It was in those years that we learned to trust each other and taught each other some wonderful lessons – as my children have done with me. When my son Ben told me he wanted to major in History, I explained that I would prefer that he be an English major. Without missing a beat he said “Dad, History is English. It’s just stories that have already been told.” Case closed. Later in his life, that same son quit a job before having another lined up… a major mistake from our point of view. After a few months of unemployment, he was remorseful, but then he got the perfect job. (See the Joe Walsh sentiment above.)

  1. Be proud of your work.

Our water heater died the day after Christmas. I called our appliance source and they sent out Mike The Plumber to install a replacement. Mike didn’t mess around. He knew his job, and explained that he was replacing all my flex connectors with real copper pipe because “that’s how it should be done.”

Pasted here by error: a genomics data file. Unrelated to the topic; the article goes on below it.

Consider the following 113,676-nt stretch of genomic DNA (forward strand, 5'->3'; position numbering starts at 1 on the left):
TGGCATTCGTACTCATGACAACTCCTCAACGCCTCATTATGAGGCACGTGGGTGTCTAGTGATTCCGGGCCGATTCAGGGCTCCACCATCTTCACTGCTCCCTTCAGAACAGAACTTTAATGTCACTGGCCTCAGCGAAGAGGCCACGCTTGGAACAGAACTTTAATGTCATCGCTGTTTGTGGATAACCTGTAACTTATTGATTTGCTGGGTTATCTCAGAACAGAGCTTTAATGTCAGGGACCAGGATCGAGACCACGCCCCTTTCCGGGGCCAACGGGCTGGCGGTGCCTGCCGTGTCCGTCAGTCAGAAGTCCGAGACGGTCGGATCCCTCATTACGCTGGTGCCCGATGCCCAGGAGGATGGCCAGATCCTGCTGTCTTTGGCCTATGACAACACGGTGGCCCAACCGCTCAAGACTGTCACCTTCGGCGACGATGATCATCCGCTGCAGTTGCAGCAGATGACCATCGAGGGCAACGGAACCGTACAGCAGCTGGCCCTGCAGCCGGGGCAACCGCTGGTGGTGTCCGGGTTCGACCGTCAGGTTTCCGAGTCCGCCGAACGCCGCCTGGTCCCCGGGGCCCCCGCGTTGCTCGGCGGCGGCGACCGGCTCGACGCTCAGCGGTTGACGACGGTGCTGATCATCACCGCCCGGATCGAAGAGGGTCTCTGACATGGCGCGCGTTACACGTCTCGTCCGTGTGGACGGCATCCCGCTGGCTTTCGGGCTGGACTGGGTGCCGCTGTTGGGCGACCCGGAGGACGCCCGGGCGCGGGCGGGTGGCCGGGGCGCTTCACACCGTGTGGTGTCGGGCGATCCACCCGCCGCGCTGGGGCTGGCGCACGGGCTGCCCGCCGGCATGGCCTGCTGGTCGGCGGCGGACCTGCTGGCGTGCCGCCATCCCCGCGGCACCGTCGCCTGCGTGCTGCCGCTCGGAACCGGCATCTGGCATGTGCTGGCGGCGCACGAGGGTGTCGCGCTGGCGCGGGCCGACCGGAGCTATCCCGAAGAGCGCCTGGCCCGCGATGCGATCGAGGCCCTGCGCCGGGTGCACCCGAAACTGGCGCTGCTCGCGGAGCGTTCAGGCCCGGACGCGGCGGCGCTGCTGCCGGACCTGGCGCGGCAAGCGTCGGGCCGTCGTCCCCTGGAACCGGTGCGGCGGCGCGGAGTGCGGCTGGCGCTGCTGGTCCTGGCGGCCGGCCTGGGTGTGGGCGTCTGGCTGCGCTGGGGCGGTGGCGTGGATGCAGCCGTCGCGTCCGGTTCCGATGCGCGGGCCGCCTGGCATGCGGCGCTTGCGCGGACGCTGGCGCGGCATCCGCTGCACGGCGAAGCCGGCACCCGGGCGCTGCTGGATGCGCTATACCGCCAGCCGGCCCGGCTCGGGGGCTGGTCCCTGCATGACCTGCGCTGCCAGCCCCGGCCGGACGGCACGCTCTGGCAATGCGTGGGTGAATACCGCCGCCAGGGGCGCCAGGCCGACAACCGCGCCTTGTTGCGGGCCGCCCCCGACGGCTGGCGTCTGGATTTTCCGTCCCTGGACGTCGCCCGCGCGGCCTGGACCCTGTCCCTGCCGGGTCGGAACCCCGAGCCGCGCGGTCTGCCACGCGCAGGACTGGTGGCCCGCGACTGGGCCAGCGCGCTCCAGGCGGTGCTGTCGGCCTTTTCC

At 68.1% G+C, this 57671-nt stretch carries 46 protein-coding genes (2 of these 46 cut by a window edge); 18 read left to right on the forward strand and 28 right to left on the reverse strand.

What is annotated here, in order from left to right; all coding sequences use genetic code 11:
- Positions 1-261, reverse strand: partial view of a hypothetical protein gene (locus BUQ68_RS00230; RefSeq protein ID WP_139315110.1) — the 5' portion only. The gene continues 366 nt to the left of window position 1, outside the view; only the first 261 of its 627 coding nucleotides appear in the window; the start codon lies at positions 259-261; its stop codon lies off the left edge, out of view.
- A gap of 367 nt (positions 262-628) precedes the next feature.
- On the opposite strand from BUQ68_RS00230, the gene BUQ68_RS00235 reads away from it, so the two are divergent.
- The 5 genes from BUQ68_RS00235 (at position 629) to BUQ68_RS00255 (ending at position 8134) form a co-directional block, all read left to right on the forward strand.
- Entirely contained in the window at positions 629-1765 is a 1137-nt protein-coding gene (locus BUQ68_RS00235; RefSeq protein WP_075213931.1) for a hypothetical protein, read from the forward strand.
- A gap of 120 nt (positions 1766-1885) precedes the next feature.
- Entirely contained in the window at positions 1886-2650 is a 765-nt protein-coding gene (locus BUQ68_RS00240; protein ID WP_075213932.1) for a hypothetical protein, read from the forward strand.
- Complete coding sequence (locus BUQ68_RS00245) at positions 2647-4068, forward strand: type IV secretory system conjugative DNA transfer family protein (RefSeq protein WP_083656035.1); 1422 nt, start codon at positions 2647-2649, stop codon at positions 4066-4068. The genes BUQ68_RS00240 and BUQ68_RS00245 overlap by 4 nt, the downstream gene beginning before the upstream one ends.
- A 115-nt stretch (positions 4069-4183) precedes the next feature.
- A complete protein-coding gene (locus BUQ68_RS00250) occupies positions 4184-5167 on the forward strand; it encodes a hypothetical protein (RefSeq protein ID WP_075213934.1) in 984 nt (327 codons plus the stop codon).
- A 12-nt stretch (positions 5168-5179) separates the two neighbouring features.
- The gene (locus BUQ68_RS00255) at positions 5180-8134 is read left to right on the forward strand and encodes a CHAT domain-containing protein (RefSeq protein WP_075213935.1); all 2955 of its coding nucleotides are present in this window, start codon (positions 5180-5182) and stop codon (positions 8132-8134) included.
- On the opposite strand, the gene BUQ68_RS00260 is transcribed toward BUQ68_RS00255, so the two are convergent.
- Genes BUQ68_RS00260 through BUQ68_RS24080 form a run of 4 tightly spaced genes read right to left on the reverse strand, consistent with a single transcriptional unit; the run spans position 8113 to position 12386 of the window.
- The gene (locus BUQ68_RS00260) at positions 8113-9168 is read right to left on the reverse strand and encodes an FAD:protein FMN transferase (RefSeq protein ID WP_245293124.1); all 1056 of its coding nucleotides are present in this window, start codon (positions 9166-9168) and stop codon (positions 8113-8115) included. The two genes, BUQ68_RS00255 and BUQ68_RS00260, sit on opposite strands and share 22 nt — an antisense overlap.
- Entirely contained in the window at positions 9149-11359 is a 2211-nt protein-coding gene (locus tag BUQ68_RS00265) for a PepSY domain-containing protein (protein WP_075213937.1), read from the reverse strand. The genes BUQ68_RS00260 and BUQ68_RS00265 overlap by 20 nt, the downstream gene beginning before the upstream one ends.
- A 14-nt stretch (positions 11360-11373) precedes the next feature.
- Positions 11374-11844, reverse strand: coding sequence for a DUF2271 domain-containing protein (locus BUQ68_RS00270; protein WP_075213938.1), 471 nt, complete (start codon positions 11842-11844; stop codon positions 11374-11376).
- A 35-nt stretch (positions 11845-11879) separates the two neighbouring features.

During a break we had a personal conversation in which Mike revealed that he is a single dad raising an eleven year old son. As he spoke, he mentioned that he was sorry he couldn’t give his son more time, but he also told me of the projects that they had done together, all of which were opportunities to bond while demonstrating dedication and a solid work ethic. Mike is clearly a sensitive dad. Though he confessed to having been too tough at times when he thought it was necessary, I could see in him the same pride in his family that he had in his work. I gave Mike a copy of my book, and I inscribed it as follows: “Proud fathers raise sons who are proud of their fathers” —- because setting an example is the most important thing parents can do.